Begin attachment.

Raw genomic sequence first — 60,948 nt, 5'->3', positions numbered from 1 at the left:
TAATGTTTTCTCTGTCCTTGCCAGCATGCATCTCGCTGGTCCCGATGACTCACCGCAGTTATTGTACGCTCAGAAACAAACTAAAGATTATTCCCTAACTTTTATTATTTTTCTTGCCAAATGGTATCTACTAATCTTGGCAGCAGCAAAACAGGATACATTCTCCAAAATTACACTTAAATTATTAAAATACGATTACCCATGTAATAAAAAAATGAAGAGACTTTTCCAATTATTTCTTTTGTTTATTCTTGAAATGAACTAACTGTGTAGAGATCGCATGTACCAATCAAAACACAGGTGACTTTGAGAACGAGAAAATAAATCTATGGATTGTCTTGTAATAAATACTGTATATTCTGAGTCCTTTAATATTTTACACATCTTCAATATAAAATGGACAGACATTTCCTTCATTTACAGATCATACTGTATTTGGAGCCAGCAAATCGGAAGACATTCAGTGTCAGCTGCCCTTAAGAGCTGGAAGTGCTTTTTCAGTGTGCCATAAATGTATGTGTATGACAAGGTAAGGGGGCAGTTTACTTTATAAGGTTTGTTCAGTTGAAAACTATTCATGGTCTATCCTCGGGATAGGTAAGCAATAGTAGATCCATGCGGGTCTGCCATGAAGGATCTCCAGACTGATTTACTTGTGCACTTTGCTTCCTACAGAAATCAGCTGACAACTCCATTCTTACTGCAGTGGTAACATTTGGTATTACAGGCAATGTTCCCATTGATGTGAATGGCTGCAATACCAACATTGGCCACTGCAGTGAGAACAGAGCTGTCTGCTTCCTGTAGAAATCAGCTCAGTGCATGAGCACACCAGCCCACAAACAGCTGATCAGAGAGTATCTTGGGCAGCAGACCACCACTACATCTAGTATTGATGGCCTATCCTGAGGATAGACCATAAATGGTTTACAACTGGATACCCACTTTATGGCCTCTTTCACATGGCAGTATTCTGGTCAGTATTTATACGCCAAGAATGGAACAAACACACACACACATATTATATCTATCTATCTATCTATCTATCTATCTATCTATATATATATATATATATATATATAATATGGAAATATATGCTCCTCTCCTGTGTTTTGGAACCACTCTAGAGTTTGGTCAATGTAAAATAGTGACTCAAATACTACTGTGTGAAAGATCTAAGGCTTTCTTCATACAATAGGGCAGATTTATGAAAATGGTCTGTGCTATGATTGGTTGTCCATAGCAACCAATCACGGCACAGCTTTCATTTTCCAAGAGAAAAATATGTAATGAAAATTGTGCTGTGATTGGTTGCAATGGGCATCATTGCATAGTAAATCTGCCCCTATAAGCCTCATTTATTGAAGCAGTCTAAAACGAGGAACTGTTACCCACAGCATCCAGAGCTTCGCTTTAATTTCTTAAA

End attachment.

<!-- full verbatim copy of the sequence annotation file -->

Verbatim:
Raw genomic sequence first — 60,948 nt, 5'->3', positions numbered from 1 at the left:
TAATGTTTTCTCTGTCCTTGCCAGCATGCATCTCGCTGGTCCCGATGACTCACCGCAGTTATTGTACGCTCAGAAACAAACTAAAGATTATTCCCTAACTTTTATTATTTTTCTTGCCAAATGGTATCTACTAATCTTGGCAGCAGCAAAACAGGATACATTCTCCAAAATTACACTTAAATTATTAAAATACGATTACCCATGTAATAAAAAAATGAAGAGACTTTTCCAATTATTTCTTTTGTTTATTCTTGAAATGAACTAACTGTGTAGAGATCGCATGTACCAATCAAAACACAGGTGACTTTGAGAACGAGAAAATAAATCTATGGATTGTCTTGTAATAAATACTGTATATTCTGAGTCCTTTAATATTTTACACATCTTCAATATAAAATGGACAGACATTTCCTTCATTTACAGATCATACTGTATTTGGAGCCAGCAAATCGGAAGACATTCAGTGTCAGCTGCCCTTAAGAGCTGGAAGTGCTTTTTCAGTGTGCCATAAATGTATGTGTATGACAAGGTAAGGGGGCAGTTTACTTTATAAGGTTTGTTCAGTTGAAAACTATTCATGGTCTATCCTCGGGATAGGTAAGCAATAGTAGATCCATGCGGGTCTGCCATGAAGGATCTCCAGACTGATTTACTTGTGCACTTTGCTTCCTACAGAAATCAGCTGACAACTCCATTCTTACTGCAGTGGTAACATTTGGTATTACAGGCAATGTTCCCATTGATGTGAATGGCTGCAATACCAACATTGGCCACTGCAGTGAGAACAGAGCTGTCTGCTTCCTGTAGAAATCAGCTCAGTGCATGAGCACACCAGCCCACAAACAGCTGATCAGAGAGTATCTTGGGCAGCAGACCACCACTACATCTAGTATTGATGGCCTATCCTGAGGATAGACCATAAATGGTTTACAACTGGATACCCACTTTATGGCCTCTTTCACATGGCAGTATTCTGGTCAGTATTTATACGCCAAGAATGGAACAAACACACACACACATATTATATCTATCTATCTATCTATCTATCTATCTATCTATATATATATATATATATATATATAATATGGAAATATATGCTCCTCTCCTGTGTTTTGGAACCACTCTAGAGTTTGGTCAATGTAAAATAGTGACTCAAATACTACTGTGTGAAAGATCTAAGGCTTTCTTCATACAATAGGGCAGATTTATGAAAATGGTCTGTGCTATGATTGGTTGTCCATAGCAACCAATCACGGCACAGCTTTCATTTTCCAAGAGAAAAATATGTAATGAAAATTGTGCTGTGATTGGTTGCAATGGGCATCATTGCATAGTAAATCTGCCCCTATAAGCCTCATTTATTGAAGCAGTCTAAAACGAGGAACTGTTACCCACAGCATCCAGAGCTTCGCTTTAATTTCTTAAA